COVID-19 has sparked global digital disruption—are you ready for a new future?
The clearest outplay from COVID-19 is the seismic shift in digital. Customers have flocked online, and they’re staying here.
Because these changes are permanent, organisations must move from reaction to a proactive state, guided by a strong digital strategy and relevant propositions.
There are three ways customers have changed in the advent of the global pandemic: in their media habits, where and how they buy and what they expect and seek from organisations.
Australians consumed 52% more online media between March 2019 and March 2020. We’re streaming more online content than ever before and increasingly using online platforms like Facebook to get our information.
The way we buy is changing, too. Older audiences are driving the growth in online product research and 900,000+ new Aussie households shopped online from March to August 2020.
Organisations are responding to this with a swing in media budget. ntegrity’s own research found that 60% of not-for-profits in June 2020 had increased their investment in digital and a report from Gartner found that, on average, two-thirds of marketing budgets have been allocated to digital media.
Organisations are not just spending on media, many have built digital-first products and systems to adapt to the trends, like Coles’ axing of print catalogues in favour of investment in digital.
Those who thrived during COVID-19 cited having an adaptable digital strategy and strong leadership as the key to success. They were able to move quickly, and transform their offline proposition to a digital offering.
To fully thrive in a post-COVID world, you need a robust digital strategy with systems and people to support it. Here are the next steps to take:
The key to a successful digital strategy is to begin with a vision — a documented statement of where you want to go and the role digital will play in getting you there. Having the vision documented will bring your organisation on the same page, and ensure that everyone works towards the same end goal.
You must then understand the mindset and behaviour of your consumer (particularly now with the seismic changes in media consumption and buying habits). This is where audience tools—such as empathy mapping or user journey mapping—will come in handy.
Having understood your customers and their path to purchase, it’s time to build your unique digital proposition to align with your digital vision. Few organisations will succeed in just transferring their existing products online and hoping for the best. Consider how products need to be adapted—you can adapt the product itself, allow for trial options, improve the support system, speed up the delivery, or alter the pricing strategy.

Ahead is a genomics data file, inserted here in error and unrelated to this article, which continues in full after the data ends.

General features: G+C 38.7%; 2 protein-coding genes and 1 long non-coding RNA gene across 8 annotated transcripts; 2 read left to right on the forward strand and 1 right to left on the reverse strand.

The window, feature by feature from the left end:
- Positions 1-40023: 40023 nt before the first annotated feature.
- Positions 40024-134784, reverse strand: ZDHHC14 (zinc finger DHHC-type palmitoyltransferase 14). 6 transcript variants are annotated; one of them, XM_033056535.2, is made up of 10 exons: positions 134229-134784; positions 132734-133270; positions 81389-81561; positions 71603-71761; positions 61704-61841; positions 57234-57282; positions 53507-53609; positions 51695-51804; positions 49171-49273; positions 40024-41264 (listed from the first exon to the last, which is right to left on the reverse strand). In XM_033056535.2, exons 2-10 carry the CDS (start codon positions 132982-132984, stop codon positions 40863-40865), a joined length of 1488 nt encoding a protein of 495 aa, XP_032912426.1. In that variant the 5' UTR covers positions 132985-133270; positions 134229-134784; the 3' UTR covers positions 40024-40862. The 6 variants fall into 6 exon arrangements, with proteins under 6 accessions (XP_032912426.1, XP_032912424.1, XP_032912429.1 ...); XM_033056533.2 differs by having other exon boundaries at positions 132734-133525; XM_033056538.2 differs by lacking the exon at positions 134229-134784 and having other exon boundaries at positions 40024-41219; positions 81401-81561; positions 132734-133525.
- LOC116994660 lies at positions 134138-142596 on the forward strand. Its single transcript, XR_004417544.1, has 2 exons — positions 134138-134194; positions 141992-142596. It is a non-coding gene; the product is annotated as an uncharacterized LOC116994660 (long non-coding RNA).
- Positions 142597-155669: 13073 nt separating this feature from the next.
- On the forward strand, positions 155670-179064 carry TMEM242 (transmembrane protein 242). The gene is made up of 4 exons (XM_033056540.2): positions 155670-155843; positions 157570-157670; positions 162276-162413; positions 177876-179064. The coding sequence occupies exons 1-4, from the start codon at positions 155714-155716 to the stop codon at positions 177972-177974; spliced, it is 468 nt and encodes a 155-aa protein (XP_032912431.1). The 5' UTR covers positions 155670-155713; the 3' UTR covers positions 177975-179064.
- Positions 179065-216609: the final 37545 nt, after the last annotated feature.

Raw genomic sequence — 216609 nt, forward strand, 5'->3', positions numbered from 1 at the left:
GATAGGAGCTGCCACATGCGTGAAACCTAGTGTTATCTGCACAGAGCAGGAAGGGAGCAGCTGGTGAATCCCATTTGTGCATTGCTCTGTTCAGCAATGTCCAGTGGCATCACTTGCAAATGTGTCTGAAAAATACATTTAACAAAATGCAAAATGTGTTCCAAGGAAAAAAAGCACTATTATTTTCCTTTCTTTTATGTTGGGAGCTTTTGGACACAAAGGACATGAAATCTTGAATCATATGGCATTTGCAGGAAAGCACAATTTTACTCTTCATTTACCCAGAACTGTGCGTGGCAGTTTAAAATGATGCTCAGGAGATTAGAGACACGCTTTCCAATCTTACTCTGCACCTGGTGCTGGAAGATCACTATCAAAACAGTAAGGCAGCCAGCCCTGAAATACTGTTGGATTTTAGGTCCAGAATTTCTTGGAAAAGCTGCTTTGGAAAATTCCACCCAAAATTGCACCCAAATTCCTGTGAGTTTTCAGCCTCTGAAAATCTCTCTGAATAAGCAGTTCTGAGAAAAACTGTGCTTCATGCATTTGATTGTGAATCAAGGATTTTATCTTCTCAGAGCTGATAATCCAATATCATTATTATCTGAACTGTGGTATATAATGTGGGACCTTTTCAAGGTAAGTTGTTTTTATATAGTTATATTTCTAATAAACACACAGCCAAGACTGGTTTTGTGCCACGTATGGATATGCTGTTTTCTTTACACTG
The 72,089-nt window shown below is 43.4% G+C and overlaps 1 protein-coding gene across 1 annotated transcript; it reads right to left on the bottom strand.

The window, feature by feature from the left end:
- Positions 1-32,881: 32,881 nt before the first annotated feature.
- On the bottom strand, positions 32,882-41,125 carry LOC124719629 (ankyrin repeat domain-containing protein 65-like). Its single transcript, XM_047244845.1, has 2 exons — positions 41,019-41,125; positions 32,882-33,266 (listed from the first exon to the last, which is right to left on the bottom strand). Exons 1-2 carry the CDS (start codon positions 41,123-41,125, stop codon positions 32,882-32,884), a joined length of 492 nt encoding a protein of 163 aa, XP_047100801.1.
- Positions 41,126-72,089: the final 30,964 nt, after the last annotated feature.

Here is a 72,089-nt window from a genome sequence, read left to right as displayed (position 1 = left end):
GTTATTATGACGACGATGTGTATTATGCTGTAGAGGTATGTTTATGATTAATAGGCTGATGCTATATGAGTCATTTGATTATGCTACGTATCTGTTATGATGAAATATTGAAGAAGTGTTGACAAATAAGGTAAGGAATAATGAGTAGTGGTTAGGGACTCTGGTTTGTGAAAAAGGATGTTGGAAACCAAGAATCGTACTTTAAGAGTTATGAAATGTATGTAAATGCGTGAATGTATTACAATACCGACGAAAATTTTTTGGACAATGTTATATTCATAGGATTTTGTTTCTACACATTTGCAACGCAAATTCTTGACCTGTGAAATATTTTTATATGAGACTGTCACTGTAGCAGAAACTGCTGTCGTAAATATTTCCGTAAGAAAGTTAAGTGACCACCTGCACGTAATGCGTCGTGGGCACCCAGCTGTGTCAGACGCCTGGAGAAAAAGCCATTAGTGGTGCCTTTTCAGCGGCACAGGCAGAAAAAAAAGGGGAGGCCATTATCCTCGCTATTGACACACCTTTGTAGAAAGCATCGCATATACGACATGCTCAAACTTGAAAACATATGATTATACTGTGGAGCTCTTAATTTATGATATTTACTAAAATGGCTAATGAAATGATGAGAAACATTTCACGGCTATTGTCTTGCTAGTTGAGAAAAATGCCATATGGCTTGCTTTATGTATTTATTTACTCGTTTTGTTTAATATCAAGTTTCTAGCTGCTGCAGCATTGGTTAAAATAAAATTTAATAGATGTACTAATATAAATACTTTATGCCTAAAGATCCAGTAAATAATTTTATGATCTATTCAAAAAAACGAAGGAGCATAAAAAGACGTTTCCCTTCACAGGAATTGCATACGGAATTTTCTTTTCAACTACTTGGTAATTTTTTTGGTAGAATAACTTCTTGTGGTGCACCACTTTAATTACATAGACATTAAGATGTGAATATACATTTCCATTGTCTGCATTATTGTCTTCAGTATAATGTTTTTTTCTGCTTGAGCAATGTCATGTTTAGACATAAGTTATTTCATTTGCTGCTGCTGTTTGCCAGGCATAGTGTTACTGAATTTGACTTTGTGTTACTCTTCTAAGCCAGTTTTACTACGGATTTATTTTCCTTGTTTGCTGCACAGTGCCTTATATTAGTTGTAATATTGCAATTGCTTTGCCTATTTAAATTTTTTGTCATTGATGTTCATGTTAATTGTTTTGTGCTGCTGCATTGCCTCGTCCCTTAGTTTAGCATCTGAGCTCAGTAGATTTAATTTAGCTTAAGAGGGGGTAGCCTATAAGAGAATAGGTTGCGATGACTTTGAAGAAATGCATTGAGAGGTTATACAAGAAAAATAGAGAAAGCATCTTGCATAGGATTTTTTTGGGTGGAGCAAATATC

When building your online experience, consider the fundamentals of the digital environment. User experience should be personalised, delivery that is ultra-fast, website experiences that are ridiculously easy. These are the ‘must-haves’ for successful digital transformation in 2020 and beyond. (And they’re not just for younger generations—the increase in older audiences online calls for an even easier purchase experience.)
Successful implementation of your strategy requires a bedrock of data, technology and systems.
The world’s most valuable resource is customer data (even more so than oil)—and with good reason. Customers’ demand for personalised experiences requires companies knowing enough about them. So, before implementing on digital, ensure you have appropriate data tracking foundations in place—like Google Analytics, Facebook Pixel and customer lists (with emails and phone numbers) to build your data-driven strategy.
If data is the new oil, then your marketing technology (martech) stack is the engine. Invest in systems that can manage and classify your data, like a CRM, and always ensure your investment decisions link back to your strategy. Choose the technologies that meet your unique requirements and help deliver your strategy, ultimately helping you achieve your vision.
The final step to enabling the delivery of your winning digital strategy is to have a winning team behind it. That’s a team that will close the skill gaps in your organisation required to deliver the digital strategy.
Train your team to retain them—upskill them in core areas that align with your strategy like data analysis and marketing automation, so that they can take charge of new systems and data-lead strategies. Ensure they are clear on your digital vision and are trained to implement in new areas.
While the ‘survival mode’ for COVID might be over, the long-term game is still to sprint to digital. If you would like to learn more about how your organisation can thrive on digital for the long-term, attend our free webinar on October 29.
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